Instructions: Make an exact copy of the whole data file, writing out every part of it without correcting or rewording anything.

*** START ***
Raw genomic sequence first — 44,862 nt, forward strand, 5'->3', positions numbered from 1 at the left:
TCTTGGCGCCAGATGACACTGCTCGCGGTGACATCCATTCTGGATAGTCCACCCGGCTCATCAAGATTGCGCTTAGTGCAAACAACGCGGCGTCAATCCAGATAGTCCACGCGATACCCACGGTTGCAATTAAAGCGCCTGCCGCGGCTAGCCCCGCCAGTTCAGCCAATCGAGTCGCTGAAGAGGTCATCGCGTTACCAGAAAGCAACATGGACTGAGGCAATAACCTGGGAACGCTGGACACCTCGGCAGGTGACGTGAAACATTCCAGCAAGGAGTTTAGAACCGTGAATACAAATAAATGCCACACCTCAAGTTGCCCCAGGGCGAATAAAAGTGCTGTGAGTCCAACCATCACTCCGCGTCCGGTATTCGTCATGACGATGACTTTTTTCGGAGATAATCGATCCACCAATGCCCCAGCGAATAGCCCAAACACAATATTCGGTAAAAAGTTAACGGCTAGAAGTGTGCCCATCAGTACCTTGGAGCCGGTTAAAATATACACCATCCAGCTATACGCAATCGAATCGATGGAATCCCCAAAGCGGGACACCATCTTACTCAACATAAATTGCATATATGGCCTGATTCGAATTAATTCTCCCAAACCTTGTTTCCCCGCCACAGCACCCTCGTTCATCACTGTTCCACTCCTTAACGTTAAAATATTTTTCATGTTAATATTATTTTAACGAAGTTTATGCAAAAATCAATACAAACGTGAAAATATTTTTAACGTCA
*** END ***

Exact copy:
Raw genomic sequence first — 44,862 nt, forward strand, 5'->3', positions numbered from 1 at the left:
TCTTGGCGCCAGATGACACTGCTCGCGGTGACATCCATTCTGGATAGTCCACCCGGCTCATCAAGATTGCGCTTAGTGCAAACAACGCGGCGTCAATCCAGATAGTCCACGCGATACCCACGGTTGCAATTAAAGCGCCTGCCGCGGCTAGCCCCGCCAGTTCAGCCAATCGAGTCGCTGAAGAGGTCATCGCGTTACCAGAAAGCAACATGGACTGAGGCAATAACCTGGGAACGCTGGACACCTCGGCAGGTGACGTGAAACATTCCAGCAAGGAGTTTAGAACCGTGAATACAAATAAATGCCACACCTCAAGTTGCCCCAGGGCGAATAAAAGTGCTGTGAGTCCAACCATCACTCCGCGTCCGGTATTCGTCATGACGATGACTTTTTTCGGAGATAATCGATCCACCAATGCCCCAGCGAATAGCCCAAACACAATATTCGGTAAAAAGTTAACGGCTAGAAGTGTGCCCATCAGTACCTTGGAGCCGGTTAAAATATACACCATCCAGCTATACGCAATCGAATCGATGGAATCCCCAAAGCGGGACACCATCTTACTCAACATAAATTGCATATATGGCCTGATTCGAATTAATTCTCCCAAACCTTGTTTCCCCGCCACAGCACCCTCGTTCATCACTGTTCCACTCCTTAACGTTAAAATATTTTTCATGTTAATATTATTTTAACGAAGTTTATGCAAAAATCAATACAAACGTGAAAATATTTTTAACGTCA